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Celebrate with a Cross Country to Pikes Peak

After completing the requirements for my US Glider Certificate (an add-on to my Private Pilot Rating), I wanted to celebrate with a nice relaxing flight. I was at Peak Soaring in Colorado and their 2-33 was rented for lessons, so I needed another plan. I talked to several local pilots for ideas. John Duprey volunteered so I decided to rent the Grob 103 and see if we could get to Pikes Peak. We got our gear ready including oxygen cannulas, water and energy bars for the long flight. Pic #1 is us getting ready to go. I thought John was overly concerned when he got a few extra seat cushions and had me sit on them.

We took a tow and released in what seemed to be a good thermal. We got skunked and had to land, it was disappointing. Not wanting to head home without a long flight, we opted for another try. On the second tow, we had a nice view of our goal, in Pic #2 you can see Pikes Peak over the right wing of the tow plane, it sure looks far away! We towed a little higher and waited for a better thermal before releasing. This time we were going to at least have a fair chance. After starting slow and rough, the thermals would smooth out and get slightly stronger as we worked our way up. I continued to watch the terrain below us and cautiously picked out every field I considered to be landable. As we gained more and more altitude, I decided I was wasting my time. Pic #3 shows some of the landscape below us as we flew towards the peak.

After we were at a safe altitude, John turned the controls over to me. I have to admit that I did a poor job of balancing the rudder with the aileron inputs. The Grob needed more rudder than anything I have previously flown and I oscillated between over and under correcting with the rudder as I closed in after each large aileron change. As I got better, I was able to work the lift and we started climbing. As we passed 13,000’ we put on the cannula’s and I dialed in my flow. It was my first time on oxygen and the sensation was odd. It tickled my nose and had a slightly dry effect. I pondered where the air I was breathing came from.

In working the thermals heading for the peak, there was a time where we were back at about 10,000 feet when only half way there. It was interesting to see John’s strategy -vs- mine. When I gave up and asked John for help, instead of heading for home as I would have, he put the nose down and at 80 knots flew through the sink onward towards the peak. Sure enough he was right and there was lift on the other side of the valley. I learned that faith and confidence in previous experience and your equipment is required for flying cross-country.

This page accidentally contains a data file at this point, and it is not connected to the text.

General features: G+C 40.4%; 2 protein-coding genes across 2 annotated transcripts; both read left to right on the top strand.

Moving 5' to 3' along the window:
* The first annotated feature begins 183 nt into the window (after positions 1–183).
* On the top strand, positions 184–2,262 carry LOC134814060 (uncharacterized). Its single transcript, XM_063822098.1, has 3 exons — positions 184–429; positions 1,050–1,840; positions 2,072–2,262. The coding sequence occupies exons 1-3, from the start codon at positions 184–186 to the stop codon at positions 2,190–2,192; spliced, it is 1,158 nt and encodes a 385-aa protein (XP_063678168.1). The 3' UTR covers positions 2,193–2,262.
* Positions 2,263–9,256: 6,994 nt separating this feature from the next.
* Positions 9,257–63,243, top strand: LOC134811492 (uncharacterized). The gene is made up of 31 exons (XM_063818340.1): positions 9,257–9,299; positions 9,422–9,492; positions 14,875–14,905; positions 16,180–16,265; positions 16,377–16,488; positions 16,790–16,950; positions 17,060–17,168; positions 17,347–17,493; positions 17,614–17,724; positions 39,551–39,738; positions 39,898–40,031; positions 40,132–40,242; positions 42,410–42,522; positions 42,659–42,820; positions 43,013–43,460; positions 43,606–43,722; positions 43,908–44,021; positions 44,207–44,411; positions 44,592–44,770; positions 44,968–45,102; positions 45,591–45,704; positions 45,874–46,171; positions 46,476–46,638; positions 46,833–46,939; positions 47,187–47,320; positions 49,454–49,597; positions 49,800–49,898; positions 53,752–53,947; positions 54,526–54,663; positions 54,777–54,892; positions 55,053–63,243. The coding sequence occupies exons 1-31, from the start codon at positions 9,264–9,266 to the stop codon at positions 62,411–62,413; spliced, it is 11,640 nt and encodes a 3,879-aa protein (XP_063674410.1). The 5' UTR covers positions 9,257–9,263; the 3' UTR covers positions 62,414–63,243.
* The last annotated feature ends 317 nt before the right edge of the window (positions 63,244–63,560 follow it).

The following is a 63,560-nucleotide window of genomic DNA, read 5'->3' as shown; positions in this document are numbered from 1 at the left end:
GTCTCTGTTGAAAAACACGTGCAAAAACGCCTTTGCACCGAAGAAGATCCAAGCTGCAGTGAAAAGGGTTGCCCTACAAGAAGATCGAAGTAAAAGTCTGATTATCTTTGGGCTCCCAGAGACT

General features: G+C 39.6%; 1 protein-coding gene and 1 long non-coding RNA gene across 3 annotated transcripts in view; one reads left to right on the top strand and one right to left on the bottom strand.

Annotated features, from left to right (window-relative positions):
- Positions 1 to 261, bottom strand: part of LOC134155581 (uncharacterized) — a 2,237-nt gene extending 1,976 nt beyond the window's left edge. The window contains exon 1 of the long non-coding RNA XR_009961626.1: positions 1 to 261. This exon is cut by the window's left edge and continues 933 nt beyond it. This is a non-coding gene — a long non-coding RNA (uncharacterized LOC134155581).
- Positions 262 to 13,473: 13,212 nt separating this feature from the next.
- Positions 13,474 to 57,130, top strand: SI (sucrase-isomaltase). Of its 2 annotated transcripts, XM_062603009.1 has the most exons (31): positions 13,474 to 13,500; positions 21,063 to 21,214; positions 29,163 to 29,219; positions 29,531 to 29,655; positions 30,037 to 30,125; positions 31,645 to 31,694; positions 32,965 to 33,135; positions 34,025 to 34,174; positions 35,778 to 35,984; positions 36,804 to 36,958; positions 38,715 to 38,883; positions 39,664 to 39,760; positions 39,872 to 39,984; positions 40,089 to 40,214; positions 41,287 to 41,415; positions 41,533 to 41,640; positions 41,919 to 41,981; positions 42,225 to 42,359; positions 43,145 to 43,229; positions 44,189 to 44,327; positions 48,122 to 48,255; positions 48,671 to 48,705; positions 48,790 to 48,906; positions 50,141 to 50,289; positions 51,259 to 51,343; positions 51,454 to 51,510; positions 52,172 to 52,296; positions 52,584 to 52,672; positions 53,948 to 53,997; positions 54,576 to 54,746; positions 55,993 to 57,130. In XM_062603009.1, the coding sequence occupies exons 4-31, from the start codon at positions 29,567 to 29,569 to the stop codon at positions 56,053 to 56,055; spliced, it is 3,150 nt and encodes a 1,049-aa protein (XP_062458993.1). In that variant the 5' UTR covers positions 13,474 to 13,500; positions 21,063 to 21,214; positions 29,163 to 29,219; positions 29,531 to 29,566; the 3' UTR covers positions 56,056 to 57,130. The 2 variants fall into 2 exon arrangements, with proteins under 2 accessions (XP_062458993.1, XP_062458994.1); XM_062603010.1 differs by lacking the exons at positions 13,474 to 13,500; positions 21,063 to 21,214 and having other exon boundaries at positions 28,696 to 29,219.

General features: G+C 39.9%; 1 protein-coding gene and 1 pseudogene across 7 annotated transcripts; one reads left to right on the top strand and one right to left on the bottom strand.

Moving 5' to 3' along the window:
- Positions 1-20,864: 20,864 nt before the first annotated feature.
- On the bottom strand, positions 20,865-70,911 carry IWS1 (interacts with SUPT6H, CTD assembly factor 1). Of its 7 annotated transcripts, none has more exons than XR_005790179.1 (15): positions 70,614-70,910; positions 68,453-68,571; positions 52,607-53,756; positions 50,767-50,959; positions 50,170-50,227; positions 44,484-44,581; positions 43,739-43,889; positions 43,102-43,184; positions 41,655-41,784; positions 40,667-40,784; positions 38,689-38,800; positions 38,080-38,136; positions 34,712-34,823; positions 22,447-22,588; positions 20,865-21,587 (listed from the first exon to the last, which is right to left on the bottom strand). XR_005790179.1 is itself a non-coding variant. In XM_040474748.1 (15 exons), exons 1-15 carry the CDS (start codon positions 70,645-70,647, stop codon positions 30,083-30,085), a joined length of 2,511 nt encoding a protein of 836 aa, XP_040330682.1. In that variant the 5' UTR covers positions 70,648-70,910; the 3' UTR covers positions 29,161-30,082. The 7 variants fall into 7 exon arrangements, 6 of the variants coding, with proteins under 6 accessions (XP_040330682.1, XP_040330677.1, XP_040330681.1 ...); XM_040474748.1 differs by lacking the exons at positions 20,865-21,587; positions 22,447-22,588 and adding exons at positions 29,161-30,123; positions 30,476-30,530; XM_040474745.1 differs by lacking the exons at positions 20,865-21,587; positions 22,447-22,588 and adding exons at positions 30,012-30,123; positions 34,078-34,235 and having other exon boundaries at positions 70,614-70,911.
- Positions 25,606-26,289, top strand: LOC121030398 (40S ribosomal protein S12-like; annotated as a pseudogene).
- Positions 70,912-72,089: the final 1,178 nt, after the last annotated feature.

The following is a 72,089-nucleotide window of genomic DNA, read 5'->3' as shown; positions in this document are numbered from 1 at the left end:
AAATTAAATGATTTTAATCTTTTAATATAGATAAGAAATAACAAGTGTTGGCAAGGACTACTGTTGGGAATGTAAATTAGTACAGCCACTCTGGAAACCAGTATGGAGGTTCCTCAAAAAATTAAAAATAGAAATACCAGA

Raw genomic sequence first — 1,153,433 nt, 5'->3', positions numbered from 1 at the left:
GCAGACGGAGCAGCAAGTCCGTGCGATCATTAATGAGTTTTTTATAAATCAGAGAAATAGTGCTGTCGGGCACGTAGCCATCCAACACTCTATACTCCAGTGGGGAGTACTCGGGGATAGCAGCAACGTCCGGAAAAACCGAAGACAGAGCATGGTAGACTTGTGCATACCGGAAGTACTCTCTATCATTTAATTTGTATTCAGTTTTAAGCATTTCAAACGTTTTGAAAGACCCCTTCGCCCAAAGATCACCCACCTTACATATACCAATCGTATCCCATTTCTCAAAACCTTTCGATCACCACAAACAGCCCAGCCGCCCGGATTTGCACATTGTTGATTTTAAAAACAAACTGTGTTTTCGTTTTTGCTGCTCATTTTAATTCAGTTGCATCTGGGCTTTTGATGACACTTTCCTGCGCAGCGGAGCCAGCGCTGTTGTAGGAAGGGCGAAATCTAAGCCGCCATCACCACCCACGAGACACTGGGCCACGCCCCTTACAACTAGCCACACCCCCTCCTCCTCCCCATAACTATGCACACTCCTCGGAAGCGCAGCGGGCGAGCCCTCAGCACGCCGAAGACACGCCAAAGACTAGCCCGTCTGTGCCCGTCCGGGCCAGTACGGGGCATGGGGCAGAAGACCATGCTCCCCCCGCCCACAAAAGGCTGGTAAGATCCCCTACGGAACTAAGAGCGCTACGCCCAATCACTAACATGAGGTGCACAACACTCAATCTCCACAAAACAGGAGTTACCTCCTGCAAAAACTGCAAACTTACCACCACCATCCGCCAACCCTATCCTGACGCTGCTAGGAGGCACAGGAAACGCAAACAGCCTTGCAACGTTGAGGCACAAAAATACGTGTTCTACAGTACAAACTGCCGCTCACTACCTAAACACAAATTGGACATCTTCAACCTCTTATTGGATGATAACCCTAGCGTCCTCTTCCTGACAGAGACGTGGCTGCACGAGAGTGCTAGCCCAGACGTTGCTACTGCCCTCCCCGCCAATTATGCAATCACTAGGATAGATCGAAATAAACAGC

Pic #4 shows our view as we approached the peak. We were still low but almost there. We headed for a radio tower complex to the SE on a lower ridge and sure enough it was kicking up something. Judging by the wind on the lakes below, were were probably getting a little slope lift too as it was rough. We worked it for 10 minutes and only maintained. We headed out looking for something better. Pic #5 shows the best we did over the smaller ridge. Pic #6 shows how were were below the top as we arrived. We moved to the west to work up in the ridge lift we hoped would be there. We slowly moved up the ridge and kept working it until a bunch of birds pointed the way to a thermal. The thermal took us over the top and really got strong Pic #7 shows the observation area on the top as we gained enough to easily clear the top. Pic #8 shows my panel as we kept moving up in a very steady +600-800 fpm.

Pic #C is a final wave good by as we depart and head for home. As you can see in Pic #D, the home field sure seems a long ways away. It’s after the end of the mountains in that valley you can barely see!

John sounded very happy, so I snapped a shot of him by holding the camera over my head, this is Pic #E. You can see Pikes Peak off his right shoulder as we head for home. I flew home and other than circling twice in what turned out to be very little lift, we made the airport very easily. We had plenty of altitude and flew another 15 minutes around the airport in 200-400fpm afternoon lift taking more pictures of the area.

It was the most incredible flight of my life. One I will no doubt remember for years. I learned many things I hope to carry with me and use to improve my personal skills. I also learned that the pressure points on my posterior were not used to sitting in such a position for 2-hours. By the time we landed I was very sore and in need of standing up to get the pressure off my hind side. I was also glad John had insisted on the cushions, and that I had packed my camel back with the camera and several rolls of film as I used them all.

Dale Taylor
Lindon, Utah

This page was updated Monday, June 14, 2004.

98,99,2000&01 Dale Taylor, soarwest.com, contact via email.